120 Days and Nights of
STAGGERING + STAMMERING
The young man at the beginning of Mirror stammers, and learns not to. My grandmother staggers out of The China Hall, The Pimlico, The Eagle and never learns. In the icy wastes of the French Alps she dives into freezing lakes followed by my grandfather, without even a St. Bernard for company. The Troy Bar always clings. However far I try and get away from Grey Gardens it still tugs me back to Tea for Two. Our lives are smeared throughout the world, recalled through disparate, dissolute, fragmentary images, sounds and memories. 120 Days and Nights of STAGGERING + STAMMERING is an installation that sucks in and spews out images of the people and surroundings it encounters, real or imaginary, wherever it happens to stumble.
Consisting of an old SLR film camera and a LED spotlight each of the 120 ‘projectors’ will throw out images of the people, events and the fabric surrounding wherever it is deemed fit to be exhibited, in an ever changing, cavorting carousel, that documents the transitory lives that pass through this crystalline world. These images will be taken before and during installation and while the installation is up and running. The audience will be invited to donate their own images of the area showing their experiences in it and of it, which then will be re-photographed and slotted into these projectors.
A dense flickering array of images negotiated and dictated by the space, can be projected into, onto and outwards of any given situation. They prefer shady aspects but can flourish during daylight hours too. The larger less bright images are made visible by the descending gloom of the night. The smaller, closer to the wall/ceiling/floor, ones can cope with the intensity of other light sources. The projectors can be clumped together in one location or be spread around different locales as needs be.
The audience will be enveloped in and disrupt this cacophony of images, creating and destroying as they wander through and around them. Shadows will appear and obliterate the wall images only to reappear on the bodies of the transgressors. The images will be instantly recognisable as they will depict places just passed through on the way to the exhibition site. There will be temporal shifts occurring sometimes of mere days alongside others of an indeterminate age. Referents will be lost and gained throughout this encounter.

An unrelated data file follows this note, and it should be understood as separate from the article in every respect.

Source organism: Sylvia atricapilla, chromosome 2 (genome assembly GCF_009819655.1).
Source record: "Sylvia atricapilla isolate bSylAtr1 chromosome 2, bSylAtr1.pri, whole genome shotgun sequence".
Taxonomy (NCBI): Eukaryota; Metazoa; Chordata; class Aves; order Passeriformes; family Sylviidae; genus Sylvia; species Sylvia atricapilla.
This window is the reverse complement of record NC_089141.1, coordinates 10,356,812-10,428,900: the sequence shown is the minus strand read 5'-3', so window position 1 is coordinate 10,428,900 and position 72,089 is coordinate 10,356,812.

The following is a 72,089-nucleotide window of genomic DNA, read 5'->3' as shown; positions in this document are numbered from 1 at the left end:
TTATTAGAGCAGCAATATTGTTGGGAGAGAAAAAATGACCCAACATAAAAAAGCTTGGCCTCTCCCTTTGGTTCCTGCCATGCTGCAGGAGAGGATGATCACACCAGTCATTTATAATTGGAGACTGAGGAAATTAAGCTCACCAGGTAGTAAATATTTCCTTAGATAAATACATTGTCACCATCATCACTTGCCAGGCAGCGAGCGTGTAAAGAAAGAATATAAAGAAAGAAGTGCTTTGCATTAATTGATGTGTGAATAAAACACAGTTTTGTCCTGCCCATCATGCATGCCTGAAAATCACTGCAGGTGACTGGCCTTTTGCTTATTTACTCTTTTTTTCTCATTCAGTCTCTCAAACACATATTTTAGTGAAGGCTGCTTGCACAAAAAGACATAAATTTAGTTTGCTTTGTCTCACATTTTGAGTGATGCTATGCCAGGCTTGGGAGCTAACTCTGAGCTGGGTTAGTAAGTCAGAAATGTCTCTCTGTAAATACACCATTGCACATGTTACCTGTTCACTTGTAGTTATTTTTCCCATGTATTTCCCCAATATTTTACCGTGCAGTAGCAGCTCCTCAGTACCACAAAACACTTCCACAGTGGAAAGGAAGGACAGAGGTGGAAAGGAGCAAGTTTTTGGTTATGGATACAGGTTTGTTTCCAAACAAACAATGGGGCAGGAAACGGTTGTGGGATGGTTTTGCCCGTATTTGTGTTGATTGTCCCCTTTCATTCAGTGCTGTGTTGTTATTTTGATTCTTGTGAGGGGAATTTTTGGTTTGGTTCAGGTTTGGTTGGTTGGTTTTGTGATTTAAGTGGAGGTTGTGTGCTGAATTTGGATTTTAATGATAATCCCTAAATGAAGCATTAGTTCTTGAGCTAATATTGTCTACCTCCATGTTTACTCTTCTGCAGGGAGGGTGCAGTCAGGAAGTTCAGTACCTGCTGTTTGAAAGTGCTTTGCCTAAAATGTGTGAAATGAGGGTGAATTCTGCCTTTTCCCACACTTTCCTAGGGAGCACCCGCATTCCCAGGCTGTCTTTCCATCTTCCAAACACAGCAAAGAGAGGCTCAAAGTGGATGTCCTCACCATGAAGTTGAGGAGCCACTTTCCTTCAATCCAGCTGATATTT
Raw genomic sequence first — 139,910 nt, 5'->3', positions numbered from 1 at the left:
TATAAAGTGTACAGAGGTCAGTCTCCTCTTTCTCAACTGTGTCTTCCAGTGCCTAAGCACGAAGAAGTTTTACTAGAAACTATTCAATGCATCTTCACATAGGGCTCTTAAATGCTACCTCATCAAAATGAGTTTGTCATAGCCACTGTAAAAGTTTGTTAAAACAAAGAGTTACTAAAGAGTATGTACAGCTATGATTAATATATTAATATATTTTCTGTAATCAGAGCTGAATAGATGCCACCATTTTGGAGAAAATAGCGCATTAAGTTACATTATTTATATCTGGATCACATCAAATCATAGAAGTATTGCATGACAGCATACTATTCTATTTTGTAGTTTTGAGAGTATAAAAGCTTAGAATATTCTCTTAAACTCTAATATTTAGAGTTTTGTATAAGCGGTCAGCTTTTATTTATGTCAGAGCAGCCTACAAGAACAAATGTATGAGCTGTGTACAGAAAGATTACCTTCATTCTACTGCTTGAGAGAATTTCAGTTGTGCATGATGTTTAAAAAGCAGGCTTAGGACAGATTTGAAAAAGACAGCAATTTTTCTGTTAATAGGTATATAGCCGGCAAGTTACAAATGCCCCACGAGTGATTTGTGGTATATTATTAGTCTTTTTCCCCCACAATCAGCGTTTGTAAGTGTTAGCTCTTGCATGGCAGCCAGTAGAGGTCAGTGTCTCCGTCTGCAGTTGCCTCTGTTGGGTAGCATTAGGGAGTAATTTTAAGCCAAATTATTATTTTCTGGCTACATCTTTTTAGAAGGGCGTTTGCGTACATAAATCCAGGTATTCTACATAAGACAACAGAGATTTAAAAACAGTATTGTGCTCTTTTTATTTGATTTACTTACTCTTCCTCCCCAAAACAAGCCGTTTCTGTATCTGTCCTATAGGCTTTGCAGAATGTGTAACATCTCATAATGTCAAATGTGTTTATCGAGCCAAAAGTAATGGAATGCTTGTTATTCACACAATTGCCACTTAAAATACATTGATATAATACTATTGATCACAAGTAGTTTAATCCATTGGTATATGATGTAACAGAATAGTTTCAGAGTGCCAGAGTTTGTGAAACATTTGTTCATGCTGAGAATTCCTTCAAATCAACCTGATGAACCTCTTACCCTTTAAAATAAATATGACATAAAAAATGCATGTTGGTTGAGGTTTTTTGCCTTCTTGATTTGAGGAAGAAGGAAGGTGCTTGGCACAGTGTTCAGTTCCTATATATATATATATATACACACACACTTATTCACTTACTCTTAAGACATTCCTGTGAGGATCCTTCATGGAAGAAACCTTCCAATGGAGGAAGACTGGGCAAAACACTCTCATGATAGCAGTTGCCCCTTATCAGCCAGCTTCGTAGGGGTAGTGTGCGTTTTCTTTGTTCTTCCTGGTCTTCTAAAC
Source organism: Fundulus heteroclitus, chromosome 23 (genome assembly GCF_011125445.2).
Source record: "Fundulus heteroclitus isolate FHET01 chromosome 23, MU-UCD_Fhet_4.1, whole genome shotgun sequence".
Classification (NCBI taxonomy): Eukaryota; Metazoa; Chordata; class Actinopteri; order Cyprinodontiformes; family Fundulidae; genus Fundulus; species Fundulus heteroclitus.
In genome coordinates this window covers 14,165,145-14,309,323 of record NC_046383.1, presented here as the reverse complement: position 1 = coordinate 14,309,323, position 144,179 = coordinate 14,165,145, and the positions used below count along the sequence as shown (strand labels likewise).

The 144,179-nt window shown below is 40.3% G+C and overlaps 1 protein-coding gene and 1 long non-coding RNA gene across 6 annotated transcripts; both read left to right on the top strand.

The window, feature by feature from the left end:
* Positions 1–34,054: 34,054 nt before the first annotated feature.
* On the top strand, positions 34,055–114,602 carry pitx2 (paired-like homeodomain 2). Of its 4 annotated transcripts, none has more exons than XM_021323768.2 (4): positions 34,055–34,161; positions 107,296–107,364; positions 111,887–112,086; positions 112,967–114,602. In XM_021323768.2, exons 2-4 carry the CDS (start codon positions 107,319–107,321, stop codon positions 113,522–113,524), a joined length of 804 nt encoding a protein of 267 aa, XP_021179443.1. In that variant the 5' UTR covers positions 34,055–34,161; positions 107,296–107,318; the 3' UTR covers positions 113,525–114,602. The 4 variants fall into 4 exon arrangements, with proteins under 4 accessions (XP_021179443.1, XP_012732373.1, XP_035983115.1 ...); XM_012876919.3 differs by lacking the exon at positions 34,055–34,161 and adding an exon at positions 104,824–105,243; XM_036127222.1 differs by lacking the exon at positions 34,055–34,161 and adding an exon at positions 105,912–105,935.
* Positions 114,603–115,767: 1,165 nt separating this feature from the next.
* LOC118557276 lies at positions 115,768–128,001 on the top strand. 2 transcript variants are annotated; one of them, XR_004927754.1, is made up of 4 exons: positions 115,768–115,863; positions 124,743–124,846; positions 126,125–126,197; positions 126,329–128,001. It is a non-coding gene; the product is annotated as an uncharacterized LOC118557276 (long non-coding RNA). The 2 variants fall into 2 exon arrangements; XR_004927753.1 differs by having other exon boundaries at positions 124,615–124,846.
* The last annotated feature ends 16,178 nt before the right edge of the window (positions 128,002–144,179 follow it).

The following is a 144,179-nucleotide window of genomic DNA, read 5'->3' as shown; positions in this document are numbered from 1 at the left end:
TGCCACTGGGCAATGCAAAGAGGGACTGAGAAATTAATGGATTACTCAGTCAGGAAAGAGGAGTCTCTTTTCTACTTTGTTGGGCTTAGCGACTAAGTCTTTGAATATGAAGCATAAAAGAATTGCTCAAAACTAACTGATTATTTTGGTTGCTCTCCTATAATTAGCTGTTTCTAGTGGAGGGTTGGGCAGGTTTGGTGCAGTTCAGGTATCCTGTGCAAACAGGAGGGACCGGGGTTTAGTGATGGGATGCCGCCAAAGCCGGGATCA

The projectors are simple ‘plug and play’ devices that are ready to go. Each one uses 1 Watt of electricity and the LED light runs cool with a minimum of heat loss. They come in ‘groups’ of five or six each with its own lead and extension cable. They are easily manoeuvrable and transportable. They come in their own cases which then double up as steady platforms which give the projectors an anchoring point.
Mark Ingham is visual artist who has been making work about and researching into ideas of autobiographical memory and its relationships with photographic images. This work is made up of a number of installations that use SLR cameras and a light source to create photographic projectors. They use photographic slides as their image source and are attempts to create a sense of memories being fuzzy narratives that can constantly change and be changed. These projected photographic images are an exploration into experiences of remembering and forgetting. They are attempts to evoke a form of ‘paramnesia’, whereby fantasy and reality collapse to create a sense of déjà vu.
Photographic images are, like memories, a testament to our complex and elusive past. This idea that photography has altered our perception of the past, and even the perception of time itself, is central to this work. Photographic images are seen as a living ghost of the past, here and not here at the same time, which creates a fundamental shift in the way the world is perceived and conceived.
These installations are an attempt to make manifest some of these ideas and illuminate further the relationships between photographic images and the construction of our autobiographical memories.
Mark Ingham has completed an AHRB funded practice-led PhD at Goldsmiths College, University of London. He studied BA Sculpture at Chelsea School of Art and Design and went to the Slade School of Fine Art for his postgraduate studies. He was then awarded the Henry Moore Foundation Fellowship at Camberwell School of Arts and Crafts.
He is a visiting lecturer and a PhD Director of Studies and Supervisor at Wimbledon School of Art. He is also a Lecturer in the Architecture, and Design Department at The University of Greenwich and a Sessional Lecturer at Ravensbourne College of Communication and Design.
He has exhibited widely, most recently and installation at Dilston Grove for Cafe Gallery Projects called ‘Ars Magna Lucis et Umbrae’ which was funded by an individual grant from the Arts Council of England. Also exhibited in a group show organised by Curating Video entitled EPISODE at temporarycontemporary, London which travelled to Leeds and Miami.